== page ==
If you or anyone you know has been a victim of sexual assault, help is available. Visit the Rape, Abuse & Incest National Network website or contact RAINN's National Helpline at 1-800-656-HOPE (4673).

Prey (2022)

While you're still riding the high of watching a man brawl a lion, go straight home and put on "Prey." "Prey" earns its critical laurels with a taut plot, clear visual language, and the best dog of 2022. There's a lot going on under the hood of this well-oiled machine. There are at least three coming-of-age stories going on at once; a head-on look at colonialism and exploitation; a mournful look at the environmental impact white people are already causing, and the raddest fight scenes since "The Northman." Simply put, it's a really freaking good movie. For anyone that came out of "Beast" thinking Idris Elba could take on a Yautja just as well as he did a lion (he could) this is the movie you want.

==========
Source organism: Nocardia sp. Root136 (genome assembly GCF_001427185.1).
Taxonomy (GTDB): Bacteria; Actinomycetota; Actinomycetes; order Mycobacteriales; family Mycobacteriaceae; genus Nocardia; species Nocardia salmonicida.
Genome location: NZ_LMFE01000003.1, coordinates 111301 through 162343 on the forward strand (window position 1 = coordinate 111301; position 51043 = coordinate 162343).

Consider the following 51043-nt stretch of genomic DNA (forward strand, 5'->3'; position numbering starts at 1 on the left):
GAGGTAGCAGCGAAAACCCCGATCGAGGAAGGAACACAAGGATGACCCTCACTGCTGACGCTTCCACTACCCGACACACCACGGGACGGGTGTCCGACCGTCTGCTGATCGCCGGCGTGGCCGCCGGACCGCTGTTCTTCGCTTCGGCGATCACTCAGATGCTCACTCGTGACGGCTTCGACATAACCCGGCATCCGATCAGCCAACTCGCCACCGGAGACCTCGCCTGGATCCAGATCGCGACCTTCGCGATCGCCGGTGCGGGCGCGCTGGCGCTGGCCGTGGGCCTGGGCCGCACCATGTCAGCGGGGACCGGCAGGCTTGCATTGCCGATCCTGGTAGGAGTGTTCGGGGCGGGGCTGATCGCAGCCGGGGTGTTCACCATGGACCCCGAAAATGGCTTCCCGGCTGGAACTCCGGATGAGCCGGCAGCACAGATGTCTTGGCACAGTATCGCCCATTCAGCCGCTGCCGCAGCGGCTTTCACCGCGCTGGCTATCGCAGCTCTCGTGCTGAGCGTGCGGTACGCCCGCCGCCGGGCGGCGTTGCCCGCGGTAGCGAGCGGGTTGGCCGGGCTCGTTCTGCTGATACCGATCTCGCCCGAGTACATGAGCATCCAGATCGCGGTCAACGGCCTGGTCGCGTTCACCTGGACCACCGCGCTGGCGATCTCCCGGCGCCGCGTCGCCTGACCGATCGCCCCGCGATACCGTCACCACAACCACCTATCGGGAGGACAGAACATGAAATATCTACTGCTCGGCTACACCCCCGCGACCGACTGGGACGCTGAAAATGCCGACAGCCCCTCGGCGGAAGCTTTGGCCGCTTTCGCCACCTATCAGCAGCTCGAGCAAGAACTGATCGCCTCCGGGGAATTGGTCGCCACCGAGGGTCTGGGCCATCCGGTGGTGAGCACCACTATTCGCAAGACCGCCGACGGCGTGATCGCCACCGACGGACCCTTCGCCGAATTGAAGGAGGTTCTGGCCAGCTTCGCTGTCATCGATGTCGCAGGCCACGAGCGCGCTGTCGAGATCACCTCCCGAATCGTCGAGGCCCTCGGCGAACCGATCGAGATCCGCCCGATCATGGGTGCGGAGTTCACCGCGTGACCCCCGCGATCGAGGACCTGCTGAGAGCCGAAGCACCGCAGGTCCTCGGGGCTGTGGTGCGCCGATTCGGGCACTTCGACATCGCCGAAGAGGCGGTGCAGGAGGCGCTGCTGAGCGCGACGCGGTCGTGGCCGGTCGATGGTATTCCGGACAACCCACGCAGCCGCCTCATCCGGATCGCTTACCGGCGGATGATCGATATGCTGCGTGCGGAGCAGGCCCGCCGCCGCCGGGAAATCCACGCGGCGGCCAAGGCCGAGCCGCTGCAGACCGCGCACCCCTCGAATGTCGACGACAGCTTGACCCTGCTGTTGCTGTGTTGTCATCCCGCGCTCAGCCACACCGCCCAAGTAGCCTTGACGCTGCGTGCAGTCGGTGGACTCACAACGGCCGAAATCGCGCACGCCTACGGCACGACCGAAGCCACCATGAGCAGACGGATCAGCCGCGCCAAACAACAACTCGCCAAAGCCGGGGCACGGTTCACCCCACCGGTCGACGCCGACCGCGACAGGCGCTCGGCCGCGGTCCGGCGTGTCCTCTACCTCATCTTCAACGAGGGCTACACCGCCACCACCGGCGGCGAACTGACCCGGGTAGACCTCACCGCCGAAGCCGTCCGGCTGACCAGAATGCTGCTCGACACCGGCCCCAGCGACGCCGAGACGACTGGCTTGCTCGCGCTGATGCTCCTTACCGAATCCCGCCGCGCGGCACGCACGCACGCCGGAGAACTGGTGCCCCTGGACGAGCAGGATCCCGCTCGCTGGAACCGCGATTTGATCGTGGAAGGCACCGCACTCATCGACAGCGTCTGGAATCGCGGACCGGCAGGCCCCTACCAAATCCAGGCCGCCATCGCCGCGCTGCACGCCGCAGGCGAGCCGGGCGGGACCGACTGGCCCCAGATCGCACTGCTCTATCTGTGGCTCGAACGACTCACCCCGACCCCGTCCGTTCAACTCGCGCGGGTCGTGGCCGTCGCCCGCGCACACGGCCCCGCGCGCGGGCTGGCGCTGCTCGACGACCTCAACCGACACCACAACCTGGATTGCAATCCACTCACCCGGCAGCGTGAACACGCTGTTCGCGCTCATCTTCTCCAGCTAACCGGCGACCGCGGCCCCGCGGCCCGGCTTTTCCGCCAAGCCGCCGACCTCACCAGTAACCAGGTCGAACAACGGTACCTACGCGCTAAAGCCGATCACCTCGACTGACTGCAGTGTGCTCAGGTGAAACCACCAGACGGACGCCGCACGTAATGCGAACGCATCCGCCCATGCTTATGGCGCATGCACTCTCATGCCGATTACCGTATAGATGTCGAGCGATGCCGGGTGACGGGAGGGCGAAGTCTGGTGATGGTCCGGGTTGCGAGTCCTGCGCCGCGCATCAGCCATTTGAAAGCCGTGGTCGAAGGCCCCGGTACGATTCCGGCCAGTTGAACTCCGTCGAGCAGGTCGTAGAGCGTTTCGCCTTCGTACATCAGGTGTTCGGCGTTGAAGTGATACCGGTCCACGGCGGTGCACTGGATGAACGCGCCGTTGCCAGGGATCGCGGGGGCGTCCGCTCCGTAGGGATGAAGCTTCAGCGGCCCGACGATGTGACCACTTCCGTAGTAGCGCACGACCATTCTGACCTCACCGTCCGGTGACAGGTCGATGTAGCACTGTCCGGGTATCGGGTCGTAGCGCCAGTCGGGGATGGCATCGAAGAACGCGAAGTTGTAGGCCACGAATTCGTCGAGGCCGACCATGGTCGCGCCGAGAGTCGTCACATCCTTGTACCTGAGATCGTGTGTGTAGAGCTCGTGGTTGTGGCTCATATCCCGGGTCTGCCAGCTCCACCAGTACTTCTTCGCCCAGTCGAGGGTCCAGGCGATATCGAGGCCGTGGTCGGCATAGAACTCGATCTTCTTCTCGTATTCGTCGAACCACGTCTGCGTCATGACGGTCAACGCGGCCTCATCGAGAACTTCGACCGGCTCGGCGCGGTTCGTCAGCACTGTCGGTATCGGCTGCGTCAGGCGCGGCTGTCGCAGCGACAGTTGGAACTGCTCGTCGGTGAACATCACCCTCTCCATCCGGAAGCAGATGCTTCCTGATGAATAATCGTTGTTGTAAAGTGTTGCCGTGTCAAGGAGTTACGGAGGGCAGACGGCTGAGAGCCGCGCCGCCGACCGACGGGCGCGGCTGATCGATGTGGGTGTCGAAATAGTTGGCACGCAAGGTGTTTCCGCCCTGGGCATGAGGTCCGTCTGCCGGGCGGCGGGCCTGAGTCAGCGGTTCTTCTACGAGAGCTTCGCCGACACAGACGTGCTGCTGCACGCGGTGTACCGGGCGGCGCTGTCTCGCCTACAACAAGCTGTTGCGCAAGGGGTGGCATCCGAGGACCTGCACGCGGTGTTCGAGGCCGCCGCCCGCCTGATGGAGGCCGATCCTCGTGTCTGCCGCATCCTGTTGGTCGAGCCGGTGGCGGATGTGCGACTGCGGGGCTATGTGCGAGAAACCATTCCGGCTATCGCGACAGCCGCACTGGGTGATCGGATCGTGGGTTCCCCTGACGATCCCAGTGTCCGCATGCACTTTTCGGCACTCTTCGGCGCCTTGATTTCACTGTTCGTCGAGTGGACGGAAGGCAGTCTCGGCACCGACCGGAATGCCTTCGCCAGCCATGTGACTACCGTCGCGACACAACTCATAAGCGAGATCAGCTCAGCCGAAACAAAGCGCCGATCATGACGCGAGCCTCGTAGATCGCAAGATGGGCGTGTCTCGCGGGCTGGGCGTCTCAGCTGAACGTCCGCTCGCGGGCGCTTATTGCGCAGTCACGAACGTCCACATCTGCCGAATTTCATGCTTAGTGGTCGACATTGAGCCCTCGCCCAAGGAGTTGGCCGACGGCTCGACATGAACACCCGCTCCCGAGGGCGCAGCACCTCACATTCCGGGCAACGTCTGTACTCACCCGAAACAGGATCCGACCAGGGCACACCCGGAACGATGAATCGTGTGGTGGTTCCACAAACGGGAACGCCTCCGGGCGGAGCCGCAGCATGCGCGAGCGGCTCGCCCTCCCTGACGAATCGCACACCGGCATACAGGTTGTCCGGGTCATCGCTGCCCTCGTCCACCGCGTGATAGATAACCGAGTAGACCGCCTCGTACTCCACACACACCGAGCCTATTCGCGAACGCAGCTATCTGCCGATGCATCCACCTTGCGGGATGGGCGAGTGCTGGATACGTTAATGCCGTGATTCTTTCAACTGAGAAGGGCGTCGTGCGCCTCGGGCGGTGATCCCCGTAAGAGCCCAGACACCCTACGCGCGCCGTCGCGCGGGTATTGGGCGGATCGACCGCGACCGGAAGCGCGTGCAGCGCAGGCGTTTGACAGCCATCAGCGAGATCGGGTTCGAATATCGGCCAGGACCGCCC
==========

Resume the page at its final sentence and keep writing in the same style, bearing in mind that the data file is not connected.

It's not hard to find a parallel between this film and "Aliens," either. With few spoilers, our hero, Naru, finds herself caught by an outside force. It's not hard to imagine her looking at both these people and the young Yautja hunter and thinking to herself, "At least the alien isn't screwing everyone over for money." It's that respect for her opponent, her understanding of the natural world, and her willingness to adapt that gives her an edge on par with Arnold Schwarzenegger's wily soldier, much less Sharlto Copley's biologist in "Beast," who twigs the quickest to the predatory threat they all face. Naru puts in the work to get there, with good girl Sarii (played by shelter pup Coco) always at her side.